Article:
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Clean Coal to the Rescue By: Roy Innis
Washington Times | Thursday, December 13, 2007

We often hear that clean, free, inexhaustible renewable energy can replace the "dirty" fossil fuels that sustain our economy. A healthy dose of Energy Reality is needed.

More than half of our electricity comes from coal. Gas and nuclear generate 36 percent of our electricity. Barely 1 percent comes from wind and solar. Coal-generated power typically costs less per kilowatt-hour than alternatives — leaving families with more money for food, housing, transportation and health care.

By 2020, the United States will need 100,000 megawatts of new electricity according to forecasts from the Energy Information Administration, and industry and utility company analysts. Unreliable wind power simply cannot meet these demands.

Wind farms require subsidies and vast stretches of land. To meet New York City's electricity needs alone would require blanketing all of Connecticut with towering turbines, says Rockefeller University Professor Jesse Ausubel. They kill birds and must be backed up by expensive coal or gas power plants that mostly sit idle — but kick in whenever the wind dies down, so factories, schools, offices and homes don't shut down.

On a scale sufficient to meet the electricity needs of a modern society, wind power is just not sustainable.

For three decades, U.S. demand for natural gas has outpaced production. In fact, gas prices have tripled since 1998, to $13 per 1,000 cubic feet today, and every $1 increase costs U.S. consumers an additional $22 billion a year.

With Congress and states making more gas prospects off-limits every year, this trend is likely to continue — further driving up prices and forcing us to increasingly import expensive liquefied natural gas. We cannot afford to halt construction of new coal-fired power plants, though some are trying to.

Chesapeake Energy Corp. supported anti-coal initiatives in Oklahoma, Kansas and Texas. The scheme was intended to drive up the price of natural gas, and thus profits, by making coal less available and more expensive — with little regard for poor families.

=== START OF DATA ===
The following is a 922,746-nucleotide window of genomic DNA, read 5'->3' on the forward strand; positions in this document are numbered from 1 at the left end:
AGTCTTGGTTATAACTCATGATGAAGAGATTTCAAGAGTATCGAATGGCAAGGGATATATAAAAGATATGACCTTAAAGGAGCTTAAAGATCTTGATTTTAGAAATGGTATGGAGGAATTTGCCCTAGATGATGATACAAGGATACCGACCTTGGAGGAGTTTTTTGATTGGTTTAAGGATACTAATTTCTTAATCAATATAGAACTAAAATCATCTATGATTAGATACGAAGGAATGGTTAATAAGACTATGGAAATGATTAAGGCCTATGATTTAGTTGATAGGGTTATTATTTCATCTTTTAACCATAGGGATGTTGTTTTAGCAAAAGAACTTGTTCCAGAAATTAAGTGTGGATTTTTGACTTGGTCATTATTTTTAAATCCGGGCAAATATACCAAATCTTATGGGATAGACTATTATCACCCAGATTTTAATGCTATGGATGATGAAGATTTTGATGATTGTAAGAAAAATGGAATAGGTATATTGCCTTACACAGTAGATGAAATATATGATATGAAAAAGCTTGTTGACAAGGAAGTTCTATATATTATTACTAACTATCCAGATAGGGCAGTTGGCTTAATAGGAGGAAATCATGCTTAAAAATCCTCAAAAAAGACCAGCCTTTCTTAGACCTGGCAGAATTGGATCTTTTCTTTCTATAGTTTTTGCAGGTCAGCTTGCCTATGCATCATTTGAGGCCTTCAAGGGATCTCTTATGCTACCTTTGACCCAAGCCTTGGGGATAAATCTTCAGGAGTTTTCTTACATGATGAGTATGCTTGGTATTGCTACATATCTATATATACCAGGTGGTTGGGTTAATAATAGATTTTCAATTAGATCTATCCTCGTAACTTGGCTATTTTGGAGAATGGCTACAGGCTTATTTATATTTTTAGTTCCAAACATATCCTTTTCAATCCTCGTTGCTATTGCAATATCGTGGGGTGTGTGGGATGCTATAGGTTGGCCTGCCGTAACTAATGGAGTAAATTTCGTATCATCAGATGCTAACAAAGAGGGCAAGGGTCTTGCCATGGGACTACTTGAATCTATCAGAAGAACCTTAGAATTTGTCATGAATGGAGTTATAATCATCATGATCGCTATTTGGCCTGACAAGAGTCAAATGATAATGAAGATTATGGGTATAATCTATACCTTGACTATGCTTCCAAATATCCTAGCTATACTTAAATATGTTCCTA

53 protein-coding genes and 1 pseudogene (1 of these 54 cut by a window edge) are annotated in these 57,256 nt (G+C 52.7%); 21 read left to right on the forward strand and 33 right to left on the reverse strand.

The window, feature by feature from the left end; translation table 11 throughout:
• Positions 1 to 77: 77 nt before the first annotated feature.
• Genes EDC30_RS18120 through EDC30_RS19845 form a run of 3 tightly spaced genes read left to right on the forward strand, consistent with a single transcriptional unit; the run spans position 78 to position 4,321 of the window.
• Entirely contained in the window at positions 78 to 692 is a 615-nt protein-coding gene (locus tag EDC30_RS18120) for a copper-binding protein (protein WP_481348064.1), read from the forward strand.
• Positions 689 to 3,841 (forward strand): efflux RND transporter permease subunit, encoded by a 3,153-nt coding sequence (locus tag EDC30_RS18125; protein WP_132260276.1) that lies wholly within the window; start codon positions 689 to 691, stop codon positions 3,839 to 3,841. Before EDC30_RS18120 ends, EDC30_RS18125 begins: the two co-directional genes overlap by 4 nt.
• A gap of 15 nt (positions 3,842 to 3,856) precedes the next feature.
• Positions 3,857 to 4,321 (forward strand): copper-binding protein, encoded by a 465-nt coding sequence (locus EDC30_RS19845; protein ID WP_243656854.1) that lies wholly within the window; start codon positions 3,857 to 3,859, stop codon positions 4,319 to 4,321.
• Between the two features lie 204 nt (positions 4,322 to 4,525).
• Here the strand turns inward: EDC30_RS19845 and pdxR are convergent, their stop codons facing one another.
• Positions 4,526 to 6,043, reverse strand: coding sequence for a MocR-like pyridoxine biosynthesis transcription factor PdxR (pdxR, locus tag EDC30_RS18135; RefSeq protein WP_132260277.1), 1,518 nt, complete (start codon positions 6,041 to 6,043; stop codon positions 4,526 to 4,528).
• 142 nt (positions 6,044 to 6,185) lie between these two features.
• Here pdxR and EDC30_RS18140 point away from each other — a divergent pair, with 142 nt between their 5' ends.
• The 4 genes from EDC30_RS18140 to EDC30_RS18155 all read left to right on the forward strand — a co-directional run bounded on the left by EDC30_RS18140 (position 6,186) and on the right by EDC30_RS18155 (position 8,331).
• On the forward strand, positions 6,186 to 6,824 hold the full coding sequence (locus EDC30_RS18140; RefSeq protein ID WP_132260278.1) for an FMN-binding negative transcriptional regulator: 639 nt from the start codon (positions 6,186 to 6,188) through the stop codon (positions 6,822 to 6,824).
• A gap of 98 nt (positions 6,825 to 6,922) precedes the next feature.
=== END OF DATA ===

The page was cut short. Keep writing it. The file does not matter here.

Former Clinton administration environment staffer Katy McGinty engineered the lockup of 7 billion tons of low sulfur Utah coal, worth $1 trillion. Current and proposed regulations would make it even more difficult and expensive to provide adequate coal-fired electricity. But energy and pollution reality support more coal use, not less.

Power plants fueled by coal are far less polluting than 30 years ago. Just since 1998, their annual sulfur dioxide and nitrogen oxide emissions have declined another 28 percent and 43 percent respectively, according to air quality expert Joel Schwartz.

Coal-fired power plants are now the primary source of U.S. mercury emissions only because the major sources (incinerating wastes and processing ores containing mercury) have been eliminated. U.S. mercury emissions are now down 82 percent since the early 1980s, and new rules — and new rules will eliminate most remaining mercury and other emissions from power plants by 2015.

That leaves carbon dioxide and catastrophic climate change as rationales for opposing coal. The latest U.N.-IPCC report again reduces projections for future temperature increases, polar melting and sea level rise. Moreover, increasing scientific evidence suggests only slight warming, climate change controlled primarily by solar cycles, and no storm, drought or sea level trends that exceed historical experience.

Yet, claims about imminent catastrophes have become borderline hysterical, in the weeks preceding international climate talks in Bali.

The inconvenient truth is that these climate chaos horror stories are based almost entirely on computer models and digital disaster scenarios. They are no more real than the raptors in "Jurassic Park."

Nevertheless, politicians are promoting initiatives like the Lieberman-Warner bill and Midwestern Governors Association climate pact, which they say will prevent a cataclysm, by slashing CO2 emissions by 60 to 80 percent and generating "thousands of megawatts" from wind energy.

If these initiatives become law, experts say electricity rates would soar another 50 percent by 2012. Labor unions predict millions of lost jobs, as companies shift operations to foreign countries.

China and other rapidly developing countries will build 1,000 new coal plants during the next five years — with few of the pollution controls we require. That means even major sacrifices by American workers and families won't affect global temperatures, even if CO2 is the primary cause of global warming — which many scientists say is not the case.

We need every energy resource: oil, gas, coal, hydroelectric, nuclear — and wind, solar and geothermal.

We cannot replace 52 percent of our electricity (the coal-based portion) with technologies that now provide only 1 percent of that power (mainly wind). Wind is an energy supplement, not an alternative.

We cannot generate electricity with hot air from politicians eager to create tax breaks, subsidies and "renewable energy mandates" for companies that produce alternative energy technologies — in exchange for campaign contributions from those companies.

We cannot afford to trash the energy we have, and substitute energy that exists only in campaign speeches and legislative decrees. Doing so would leave a huge Energy Gap between what we need and what we have.

Poor and minority families can least afford such "energy policies."

This article is based on testimony he presented to a U.S. House of Representatives energy forum in December 2007.

Roy Innis is national chairman of the New York-based Congress of Racial Equality, one of America's oldest and most respected civil rights organizations.

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